Children’s Chatter: Be an effective parent with your child

Published 8:36 am Sunday, October 16, 2016

By Susan Matherly

If you decide to prepare a new dish for supper, you typically follow a recipe.  Likewise, if you have bought an item that needs to be assembled, you most likely will read the directions to ensure you assemble it correctly. When it comes to parenting, there is no instruction book to follow for what some may describe as a challenging but fulfilling responsibility.

Parents want only the best for their child. One of the most important things you can do as you raise your child is to nurture his self-esteem. Your child starts developing his sense of self as a baby, absorbing your tone of voice, your body language and your expressions. Make sure you praise your child for his accomplishments, no matter how small, and also allow him to do things by himself. This will enhance his confidence while also making him feel capable and independent.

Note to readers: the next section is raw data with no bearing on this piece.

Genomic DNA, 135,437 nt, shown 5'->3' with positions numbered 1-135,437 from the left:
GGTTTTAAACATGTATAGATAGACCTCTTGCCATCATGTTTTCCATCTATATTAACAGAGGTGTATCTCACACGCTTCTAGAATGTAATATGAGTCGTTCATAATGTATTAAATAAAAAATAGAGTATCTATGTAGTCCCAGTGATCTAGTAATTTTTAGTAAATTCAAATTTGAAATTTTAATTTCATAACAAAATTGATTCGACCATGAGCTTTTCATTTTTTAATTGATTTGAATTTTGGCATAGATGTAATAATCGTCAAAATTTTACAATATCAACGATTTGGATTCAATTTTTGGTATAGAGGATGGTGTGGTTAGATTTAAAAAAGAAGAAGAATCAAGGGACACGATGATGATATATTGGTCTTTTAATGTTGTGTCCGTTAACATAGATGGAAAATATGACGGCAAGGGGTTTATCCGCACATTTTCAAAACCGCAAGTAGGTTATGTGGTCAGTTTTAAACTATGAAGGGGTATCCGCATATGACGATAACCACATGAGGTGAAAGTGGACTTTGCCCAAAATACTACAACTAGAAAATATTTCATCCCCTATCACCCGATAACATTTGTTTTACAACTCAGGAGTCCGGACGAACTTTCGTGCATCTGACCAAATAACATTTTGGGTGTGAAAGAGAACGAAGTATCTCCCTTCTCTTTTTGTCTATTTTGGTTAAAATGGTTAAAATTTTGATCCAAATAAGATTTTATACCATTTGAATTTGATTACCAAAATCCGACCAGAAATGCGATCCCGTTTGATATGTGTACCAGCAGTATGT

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Being consistent with the discipline of your child is also important for being an effective parent. Your child needs you to set limits for his behavior in order to grow into a responsible adult. If your child exceeds those limits or breaks a house rule, you should be prepared to discipline him.

While being a parent is not the only role you have as an adult, it may be the most important and you should always make time for your child. If you work outside the home, you likely feel pulled in many directions as you juggle home and work but make sure to set aside time every day to do something special with your child.

You will want your child to learn to be respectful, friendly, honest, kind and tolerant. The best way to teach those traits is to model them yourself. It’s also important to take the time to explain to your child why you make the decisions you do and why you expect certain things from him.

Susan Matherly is director at A Children’s Place, a service of Ephraim McDowell Health.  She has a bachelor’s degree in health and exercise science and a master’s degree in public health education.  She can be contacted at (859)236-7176.